Asta Networks Inc. this week launched its new Vantage System software that it claims will help users quickly detect and respond to distributed denial-of-service (DDOS) attacks.
Such attacks, which are considered to be one of the most serious security threats on the Internet, make Web sites inaccessible to legitimate users by overloading servers or networks with useless traffic.
Asta's Vantage Systems makes it possible for companies to automatically identify abnormalities in network traffic that signal such attacks, said Joe Devich, president and CEO of Seattle-based Asta.
The technology is composed of two primary components: network sensors that collect samples of traffic data from key routers, and coordinators that aggregate and analyze the data from the sensors.
Vantage System uses proprietary signature-based and anomaly-based algorithms to detect attacks. Signature-based technology looks for traffic patterns that indicate previously known attacks. Anomaly-based algorithms look for traffic patterns that are different from the usual traffic on a network. Automatic alerts then notify administrators of potential attacks.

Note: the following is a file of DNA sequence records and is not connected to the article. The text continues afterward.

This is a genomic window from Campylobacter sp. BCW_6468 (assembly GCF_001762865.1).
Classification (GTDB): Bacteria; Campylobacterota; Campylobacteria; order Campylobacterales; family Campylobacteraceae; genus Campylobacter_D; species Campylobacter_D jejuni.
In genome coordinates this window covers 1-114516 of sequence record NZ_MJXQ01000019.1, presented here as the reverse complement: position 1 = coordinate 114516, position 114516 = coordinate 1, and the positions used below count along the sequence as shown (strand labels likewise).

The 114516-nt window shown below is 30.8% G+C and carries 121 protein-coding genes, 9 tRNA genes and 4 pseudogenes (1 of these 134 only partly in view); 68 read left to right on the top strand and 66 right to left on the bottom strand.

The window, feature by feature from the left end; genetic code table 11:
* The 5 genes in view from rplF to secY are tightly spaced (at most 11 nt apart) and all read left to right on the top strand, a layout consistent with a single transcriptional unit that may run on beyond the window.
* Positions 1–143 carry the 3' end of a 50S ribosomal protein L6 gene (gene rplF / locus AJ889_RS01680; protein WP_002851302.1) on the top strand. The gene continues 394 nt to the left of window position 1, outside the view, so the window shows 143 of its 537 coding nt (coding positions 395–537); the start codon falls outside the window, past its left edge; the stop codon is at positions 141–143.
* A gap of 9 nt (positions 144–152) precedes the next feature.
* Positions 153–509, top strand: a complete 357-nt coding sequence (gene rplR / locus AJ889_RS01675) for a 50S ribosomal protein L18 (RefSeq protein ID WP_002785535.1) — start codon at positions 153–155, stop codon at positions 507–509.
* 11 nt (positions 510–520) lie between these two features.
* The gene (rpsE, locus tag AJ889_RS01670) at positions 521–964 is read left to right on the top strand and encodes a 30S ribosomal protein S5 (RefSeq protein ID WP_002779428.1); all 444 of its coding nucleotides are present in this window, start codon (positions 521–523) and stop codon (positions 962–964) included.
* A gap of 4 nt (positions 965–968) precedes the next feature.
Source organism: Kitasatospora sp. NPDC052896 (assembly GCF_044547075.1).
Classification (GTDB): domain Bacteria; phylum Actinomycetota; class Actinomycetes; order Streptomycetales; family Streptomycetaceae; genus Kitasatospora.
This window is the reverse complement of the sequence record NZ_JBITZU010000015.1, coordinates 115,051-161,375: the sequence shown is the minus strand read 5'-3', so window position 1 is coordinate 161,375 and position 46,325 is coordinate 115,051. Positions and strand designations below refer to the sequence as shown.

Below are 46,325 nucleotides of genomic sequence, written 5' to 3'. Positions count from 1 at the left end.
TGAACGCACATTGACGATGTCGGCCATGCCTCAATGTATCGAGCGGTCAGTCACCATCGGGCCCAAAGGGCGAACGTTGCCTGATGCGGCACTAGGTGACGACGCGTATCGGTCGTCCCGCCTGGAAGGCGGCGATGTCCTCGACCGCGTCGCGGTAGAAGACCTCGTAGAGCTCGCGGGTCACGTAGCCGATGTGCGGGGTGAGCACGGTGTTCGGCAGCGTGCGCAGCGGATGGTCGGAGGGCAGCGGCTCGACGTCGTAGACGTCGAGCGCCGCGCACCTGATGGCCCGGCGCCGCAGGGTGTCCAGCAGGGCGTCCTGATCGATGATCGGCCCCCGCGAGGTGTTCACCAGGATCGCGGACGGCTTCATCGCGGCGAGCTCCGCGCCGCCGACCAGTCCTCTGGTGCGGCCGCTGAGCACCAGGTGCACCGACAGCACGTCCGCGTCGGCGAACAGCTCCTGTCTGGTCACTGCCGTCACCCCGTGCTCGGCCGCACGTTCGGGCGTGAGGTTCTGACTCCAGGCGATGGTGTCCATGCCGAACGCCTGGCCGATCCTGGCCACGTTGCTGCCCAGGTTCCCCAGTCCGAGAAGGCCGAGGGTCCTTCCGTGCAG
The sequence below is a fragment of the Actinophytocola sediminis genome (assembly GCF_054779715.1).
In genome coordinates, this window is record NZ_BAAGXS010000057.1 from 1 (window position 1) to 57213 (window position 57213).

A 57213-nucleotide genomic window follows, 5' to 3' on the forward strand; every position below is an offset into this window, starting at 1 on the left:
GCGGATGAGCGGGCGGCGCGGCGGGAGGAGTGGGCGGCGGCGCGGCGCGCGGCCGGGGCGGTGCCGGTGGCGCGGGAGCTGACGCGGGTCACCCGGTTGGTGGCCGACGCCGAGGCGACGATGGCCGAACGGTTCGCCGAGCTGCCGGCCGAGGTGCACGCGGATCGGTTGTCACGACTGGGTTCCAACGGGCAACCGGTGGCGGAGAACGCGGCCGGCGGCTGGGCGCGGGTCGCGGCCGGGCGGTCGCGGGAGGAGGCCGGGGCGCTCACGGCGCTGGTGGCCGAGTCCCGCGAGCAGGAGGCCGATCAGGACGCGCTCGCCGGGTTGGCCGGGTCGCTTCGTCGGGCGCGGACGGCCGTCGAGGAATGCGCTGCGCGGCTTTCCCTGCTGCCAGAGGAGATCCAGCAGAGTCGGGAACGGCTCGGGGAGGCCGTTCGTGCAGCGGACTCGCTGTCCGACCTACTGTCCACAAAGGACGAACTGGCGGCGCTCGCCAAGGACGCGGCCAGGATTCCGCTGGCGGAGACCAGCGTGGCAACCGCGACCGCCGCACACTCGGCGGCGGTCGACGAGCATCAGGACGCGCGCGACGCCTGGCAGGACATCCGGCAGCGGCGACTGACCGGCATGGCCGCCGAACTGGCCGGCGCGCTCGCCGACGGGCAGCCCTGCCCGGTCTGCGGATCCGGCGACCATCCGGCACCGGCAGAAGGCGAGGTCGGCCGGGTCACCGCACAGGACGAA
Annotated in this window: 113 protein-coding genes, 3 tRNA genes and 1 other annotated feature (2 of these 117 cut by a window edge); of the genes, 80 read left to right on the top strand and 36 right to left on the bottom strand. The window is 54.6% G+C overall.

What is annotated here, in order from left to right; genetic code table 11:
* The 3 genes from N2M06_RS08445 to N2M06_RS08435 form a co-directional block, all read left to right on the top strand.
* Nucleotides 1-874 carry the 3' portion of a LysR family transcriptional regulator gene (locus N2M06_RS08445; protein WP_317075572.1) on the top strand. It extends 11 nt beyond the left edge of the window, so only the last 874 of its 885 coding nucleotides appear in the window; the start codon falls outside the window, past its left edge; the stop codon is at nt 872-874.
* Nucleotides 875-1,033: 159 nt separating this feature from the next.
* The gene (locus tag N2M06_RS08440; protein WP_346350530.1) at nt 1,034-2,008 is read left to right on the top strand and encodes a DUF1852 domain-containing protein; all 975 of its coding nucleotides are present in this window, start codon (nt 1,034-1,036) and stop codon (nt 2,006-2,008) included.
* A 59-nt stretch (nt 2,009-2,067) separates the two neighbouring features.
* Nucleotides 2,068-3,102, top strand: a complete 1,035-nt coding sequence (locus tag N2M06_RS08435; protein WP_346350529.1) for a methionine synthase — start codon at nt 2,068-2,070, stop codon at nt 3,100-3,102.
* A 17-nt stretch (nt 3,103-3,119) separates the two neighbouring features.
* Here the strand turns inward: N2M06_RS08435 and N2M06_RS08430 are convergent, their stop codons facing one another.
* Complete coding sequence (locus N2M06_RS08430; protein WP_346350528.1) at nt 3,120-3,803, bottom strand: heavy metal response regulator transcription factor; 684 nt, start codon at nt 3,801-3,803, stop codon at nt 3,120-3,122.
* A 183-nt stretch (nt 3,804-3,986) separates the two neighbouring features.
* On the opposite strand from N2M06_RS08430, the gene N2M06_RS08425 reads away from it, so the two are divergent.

Such capabilities are crucial, said Charles Kolodgy, an analyst at International Data Corp. in Framingham, Mass. There is little that companies can do to prevent a DDOS attack from being launched against them. But with early detection and the right technologies, it's possible to choke off a lot of the disruptive traffic, he said.
"It is designed to give [service providers] and users a better handle on the volumes of data going through their networks so that they can try and stop the bad traffic closer to the source," Kolodgy said.
But a lot depends on the ability of such technologies to scale in high-bandwidth service provider networks, said Russ Cooper, an analyst at TruSecure Corp., a consultancy in Reston, Va. Also crucial is the ability of such technologies to sift the bad traffic from the good traffic. For instance, it's possible to have sharp, sudden spikes in traffic for legitimate reasons.
A number of other companies have begun offering similar capabilities. They include Mazu Networks Inc. in Cambridge, Mass.; Arbor Networks Inc. in Waltham, Mass.; and Niksun Inc. in Monmouth Junction, N.J.